4 Unseen Engineering Marvels in BC

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Engineers are a creative bunch by nature.

When faced with a challenging situation, their desire to find a solution is second only to the creativity and analysis they use to overcome that obstacle. The terrain of British Columbia has no shortage of dramatic and difficult terrain for our highway engineers and they are full of innovative solutions.

Engineers envision highways carved out of mountainsides and bridges that span awe inspiring gulches and make those visions a reality.  Some of their engineering feats are visible to everyone (think of the iconic Lions Gate Bridge or the impressive Squamish Pedestrian Overpass).  Then there are other marvels that give you the safety and support you need, without you even knowing they are there.

Here are four of our favourite unseen engineering feats on or near BC highways:

1. Known unofficially as the “Hollywood Bowl”, this huge concrete supporting structure (seen above) was built in the 1960s during the construction of the Trans-Canada Highway. Check out the person standing at the bottom of the bowl for scale. Impressive, isn’t it? From the highway there is no indication that you are travelling over this bowl; the only hint of what lies below is where our typical concrete roadside barrier changes to cast-in-place concrete barrier as you cross over.

2. Speaking of magnificent landscapes, the Kicking Horse Canyon portion of the Trans-Canada Highway (located between Golden, BC and   Lake Louise, Alberta) passes through some of the most breathtaking scenery in Canada. A part of the Highway 1 Four-Laning Program, this stretch of road provided engineers with a big selection of topographical challenges, some of which you might just cruise right by without even noticing.

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For example, this innovative cantilever structure, built out over a bend in the Kicking Horse River eliminated the need for two separate bridges at the site. Cool stuff, don’t you think?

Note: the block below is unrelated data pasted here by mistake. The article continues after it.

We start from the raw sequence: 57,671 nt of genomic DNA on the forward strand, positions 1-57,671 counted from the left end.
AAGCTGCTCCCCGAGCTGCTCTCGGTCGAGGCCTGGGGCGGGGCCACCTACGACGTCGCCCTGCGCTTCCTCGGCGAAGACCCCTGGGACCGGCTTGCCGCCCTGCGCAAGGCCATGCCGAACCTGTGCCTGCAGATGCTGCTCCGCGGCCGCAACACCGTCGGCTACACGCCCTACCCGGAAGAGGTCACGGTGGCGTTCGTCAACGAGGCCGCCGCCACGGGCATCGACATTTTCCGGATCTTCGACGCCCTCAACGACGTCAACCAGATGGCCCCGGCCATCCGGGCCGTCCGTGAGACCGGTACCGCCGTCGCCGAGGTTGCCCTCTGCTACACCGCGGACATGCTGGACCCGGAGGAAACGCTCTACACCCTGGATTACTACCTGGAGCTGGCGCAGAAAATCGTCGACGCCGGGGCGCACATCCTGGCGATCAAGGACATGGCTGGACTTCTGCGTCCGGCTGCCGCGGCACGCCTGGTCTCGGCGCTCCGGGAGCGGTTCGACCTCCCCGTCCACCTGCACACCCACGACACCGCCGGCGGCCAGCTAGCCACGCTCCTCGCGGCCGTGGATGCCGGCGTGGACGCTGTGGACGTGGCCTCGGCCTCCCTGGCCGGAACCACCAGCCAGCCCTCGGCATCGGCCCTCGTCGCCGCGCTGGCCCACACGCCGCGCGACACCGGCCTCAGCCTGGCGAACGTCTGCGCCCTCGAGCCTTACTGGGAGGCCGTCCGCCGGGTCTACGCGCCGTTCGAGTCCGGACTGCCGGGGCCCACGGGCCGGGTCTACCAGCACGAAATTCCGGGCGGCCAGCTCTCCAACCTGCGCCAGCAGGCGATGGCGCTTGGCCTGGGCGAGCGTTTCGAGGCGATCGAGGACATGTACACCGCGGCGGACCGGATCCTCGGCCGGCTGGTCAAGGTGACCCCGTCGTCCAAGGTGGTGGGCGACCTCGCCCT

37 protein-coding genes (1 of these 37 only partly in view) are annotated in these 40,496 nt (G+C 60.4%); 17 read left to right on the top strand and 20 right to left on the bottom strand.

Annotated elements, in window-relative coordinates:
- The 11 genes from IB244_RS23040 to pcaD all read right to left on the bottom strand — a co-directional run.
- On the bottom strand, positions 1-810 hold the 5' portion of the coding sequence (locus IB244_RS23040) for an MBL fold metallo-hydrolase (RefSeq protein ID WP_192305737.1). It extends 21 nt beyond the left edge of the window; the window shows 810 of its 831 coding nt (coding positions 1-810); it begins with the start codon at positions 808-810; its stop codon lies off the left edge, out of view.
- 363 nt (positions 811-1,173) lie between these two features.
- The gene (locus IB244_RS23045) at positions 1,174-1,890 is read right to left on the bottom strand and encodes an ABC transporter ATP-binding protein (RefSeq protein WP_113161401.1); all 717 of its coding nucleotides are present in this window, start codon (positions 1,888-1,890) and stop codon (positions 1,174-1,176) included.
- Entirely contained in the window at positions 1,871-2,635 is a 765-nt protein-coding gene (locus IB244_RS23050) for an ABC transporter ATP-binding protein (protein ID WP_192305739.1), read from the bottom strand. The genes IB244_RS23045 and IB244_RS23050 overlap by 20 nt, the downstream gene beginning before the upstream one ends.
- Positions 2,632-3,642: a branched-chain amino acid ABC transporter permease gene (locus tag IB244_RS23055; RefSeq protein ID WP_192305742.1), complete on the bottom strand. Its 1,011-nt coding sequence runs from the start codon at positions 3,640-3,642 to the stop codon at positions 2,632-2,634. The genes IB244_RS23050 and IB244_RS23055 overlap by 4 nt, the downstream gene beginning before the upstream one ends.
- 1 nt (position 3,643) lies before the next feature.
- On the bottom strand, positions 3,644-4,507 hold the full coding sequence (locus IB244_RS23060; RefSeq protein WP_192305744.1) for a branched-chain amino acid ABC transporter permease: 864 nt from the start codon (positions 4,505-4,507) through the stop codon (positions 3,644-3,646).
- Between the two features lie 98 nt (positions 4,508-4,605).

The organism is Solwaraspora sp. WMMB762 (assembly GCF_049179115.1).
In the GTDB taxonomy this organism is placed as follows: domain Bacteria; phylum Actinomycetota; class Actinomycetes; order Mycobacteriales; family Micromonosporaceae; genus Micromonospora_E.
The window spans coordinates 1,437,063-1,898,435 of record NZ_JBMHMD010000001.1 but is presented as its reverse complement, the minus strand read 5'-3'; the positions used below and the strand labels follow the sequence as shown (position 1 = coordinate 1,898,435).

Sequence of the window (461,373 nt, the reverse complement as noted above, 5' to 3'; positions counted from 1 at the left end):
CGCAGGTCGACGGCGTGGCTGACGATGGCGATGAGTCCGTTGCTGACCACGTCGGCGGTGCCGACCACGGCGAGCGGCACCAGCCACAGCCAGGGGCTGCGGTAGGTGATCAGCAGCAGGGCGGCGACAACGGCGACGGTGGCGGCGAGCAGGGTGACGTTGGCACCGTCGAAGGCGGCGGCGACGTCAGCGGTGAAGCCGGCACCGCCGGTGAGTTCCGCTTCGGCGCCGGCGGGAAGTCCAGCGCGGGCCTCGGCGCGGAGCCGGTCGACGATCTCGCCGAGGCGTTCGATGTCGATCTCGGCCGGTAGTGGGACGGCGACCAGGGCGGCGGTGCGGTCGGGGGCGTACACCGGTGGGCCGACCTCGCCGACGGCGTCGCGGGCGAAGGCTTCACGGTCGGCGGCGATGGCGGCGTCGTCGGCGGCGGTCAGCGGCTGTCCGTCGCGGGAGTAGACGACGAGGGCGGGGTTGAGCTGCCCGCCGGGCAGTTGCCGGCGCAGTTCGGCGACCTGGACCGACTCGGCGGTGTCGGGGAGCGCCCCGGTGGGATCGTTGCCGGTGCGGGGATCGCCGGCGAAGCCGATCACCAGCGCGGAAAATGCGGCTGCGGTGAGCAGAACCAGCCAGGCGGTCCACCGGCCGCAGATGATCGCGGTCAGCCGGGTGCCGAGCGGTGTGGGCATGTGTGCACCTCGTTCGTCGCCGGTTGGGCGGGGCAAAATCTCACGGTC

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3. From down low to up on high, the beautiful Park Bridge feeds motorists through “the cut” in the Kicking Horse Canyon stretch of Highway 1, near Golden.  This lofty structure is awe inspiring to say the least and the route is so seamless, you might not even notice what’s below,  while you’re travelling it.

KHC44. Just off the Trans-Canada Highway on Vancouver Island is the historic Kinsol Trestle. Completed in 1920, this is one of the tallest free-standing and most spectacular timber rail trestle structures in the world. At 187 metres in length and standing 44 metres above the Koksilah River, the Kinsol is truly an incredible structure.  We worked with the Cowichan Valley Regional District and the federal government to rehabilitate the structure in 2011. It’s now a key part of the Trans-Canada Trail on Southern Vancouver Island and a thrill for everyone to experience.

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Do you have a favourite unseen engineering marvel in BC? Let us know in the comments below.

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22 Responses to 4 Unseen Engineering Marvels in BC

  1. Rees.davidson@gov.bc.ca on March 31, 2016 at 4:52 pm

    Rosemond Bridge past Jordan river. Its a rare wooden arch only one I know of especially here in B.C.
    by far my favorite structure.

    • tranbceditor on April 1, 2016 at 9:31 am

      Thanks for the tip Rees, we’ll be sure to check it out next time we are in Jordan River.

  2. Robbie on April 1, 2016 at 11:19 am

    Where is the bowl and why was it constructed?

    Thanks!

    • tranbceditor on April 1, 2016 at 11:39 am

      Hi Robbie,
      We aren’t revealing the location of the bowl for safety’s sake.
      🙁 Sorry about that.
      It was constructed in the 1960’s as a part of the Trans Canada Highway. Band shell construction like this was very popular during the day but this is a one of a kind structure on BC Highways.

    • Bill Manners on March 19, 2017 at 3:21 pm

      As kids we investigated Hollywood Bowl with my dad. It was one of the most amazing things I have seen and as I grew older, and realized what an engineering feat it was, I was awestruck.

    • Sly on March 19, 2017 at 6:46 pm

      —– SPOILER